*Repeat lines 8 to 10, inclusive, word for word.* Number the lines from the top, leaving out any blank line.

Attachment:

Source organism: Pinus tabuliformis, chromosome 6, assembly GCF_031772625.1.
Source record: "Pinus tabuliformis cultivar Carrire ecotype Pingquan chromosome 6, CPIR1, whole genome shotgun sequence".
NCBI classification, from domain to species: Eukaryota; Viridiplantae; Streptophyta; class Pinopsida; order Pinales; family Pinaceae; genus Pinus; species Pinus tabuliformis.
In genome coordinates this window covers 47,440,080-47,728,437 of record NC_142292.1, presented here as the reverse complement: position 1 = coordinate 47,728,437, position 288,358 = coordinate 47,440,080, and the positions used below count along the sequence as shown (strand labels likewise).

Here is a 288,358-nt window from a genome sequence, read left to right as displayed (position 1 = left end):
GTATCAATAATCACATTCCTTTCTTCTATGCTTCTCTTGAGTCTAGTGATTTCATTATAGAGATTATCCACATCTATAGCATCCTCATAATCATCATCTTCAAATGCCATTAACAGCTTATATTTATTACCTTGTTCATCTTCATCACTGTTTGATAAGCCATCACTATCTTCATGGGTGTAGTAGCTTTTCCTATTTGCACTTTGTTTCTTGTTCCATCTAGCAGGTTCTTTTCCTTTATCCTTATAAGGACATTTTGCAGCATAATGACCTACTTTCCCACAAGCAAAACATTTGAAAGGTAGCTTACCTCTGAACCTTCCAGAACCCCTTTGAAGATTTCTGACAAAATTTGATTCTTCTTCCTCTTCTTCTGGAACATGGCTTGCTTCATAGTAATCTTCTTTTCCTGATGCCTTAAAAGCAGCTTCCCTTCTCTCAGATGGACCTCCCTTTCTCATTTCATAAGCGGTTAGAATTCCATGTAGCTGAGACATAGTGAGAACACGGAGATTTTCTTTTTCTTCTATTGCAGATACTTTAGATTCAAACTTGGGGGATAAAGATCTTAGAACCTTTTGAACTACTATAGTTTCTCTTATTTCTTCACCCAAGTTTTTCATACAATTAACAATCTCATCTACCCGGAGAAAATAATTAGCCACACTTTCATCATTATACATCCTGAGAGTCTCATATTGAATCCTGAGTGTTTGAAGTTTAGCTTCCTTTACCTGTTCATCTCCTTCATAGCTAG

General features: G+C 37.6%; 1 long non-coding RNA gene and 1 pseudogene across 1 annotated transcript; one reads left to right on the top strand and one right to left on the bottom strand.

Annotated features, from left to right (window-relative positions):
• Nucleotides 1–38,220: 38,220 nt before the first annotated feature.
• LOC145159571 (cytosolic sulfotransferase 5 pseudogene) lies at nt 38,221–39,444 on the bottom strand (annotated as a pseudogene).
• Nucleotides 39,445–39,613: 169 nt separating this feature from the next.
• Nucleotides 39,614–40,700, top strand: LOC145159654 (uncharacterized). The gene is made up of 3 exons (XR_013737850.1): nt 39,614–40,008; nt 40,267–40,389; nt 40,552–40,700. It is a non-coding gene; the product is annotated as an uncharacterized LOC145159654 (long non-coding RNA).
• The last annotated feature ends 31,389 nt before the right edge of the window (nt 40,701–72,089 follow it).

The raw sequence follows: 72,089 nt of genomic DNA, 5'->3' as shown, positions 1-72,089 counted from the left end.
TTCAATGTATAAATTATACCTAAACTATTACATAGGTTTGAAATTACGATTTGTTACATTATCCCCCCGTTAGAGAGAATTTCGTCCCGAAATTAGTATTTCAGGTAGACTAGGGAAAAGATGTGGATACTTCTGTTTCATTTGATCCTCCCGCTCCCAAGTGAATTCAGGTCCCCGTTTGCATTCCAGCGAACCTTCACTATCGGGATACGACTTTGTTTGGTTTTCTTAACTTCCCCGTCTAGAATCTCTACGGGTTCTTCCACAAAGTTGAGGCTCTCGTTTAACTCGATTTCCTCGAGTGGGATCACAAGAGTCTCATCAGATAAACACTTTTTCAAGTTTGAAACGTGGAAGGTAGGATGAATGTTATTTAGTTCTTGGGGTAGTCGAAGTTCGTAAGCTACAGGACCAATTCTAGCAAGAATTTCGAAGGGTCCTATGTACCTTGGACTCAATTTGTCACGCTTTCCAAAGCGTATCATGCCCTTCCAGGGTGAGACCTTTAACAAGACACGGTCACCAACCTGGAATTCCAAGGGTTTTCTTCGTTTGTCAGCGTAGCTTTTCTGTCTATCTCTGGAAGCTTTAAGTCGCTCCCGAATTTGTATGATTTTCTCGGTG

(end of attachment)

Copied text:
Annotated features, from left to right (window-relative positions):
• Nucleotides 1–38,220: 38,220 nt before the first annotated feature.
• LOC145159571 (cytosolic sulfotransferase 5 pseudogene) lies at nt 38,221–39,444 on the bottom strand (annotated as a pseudogene).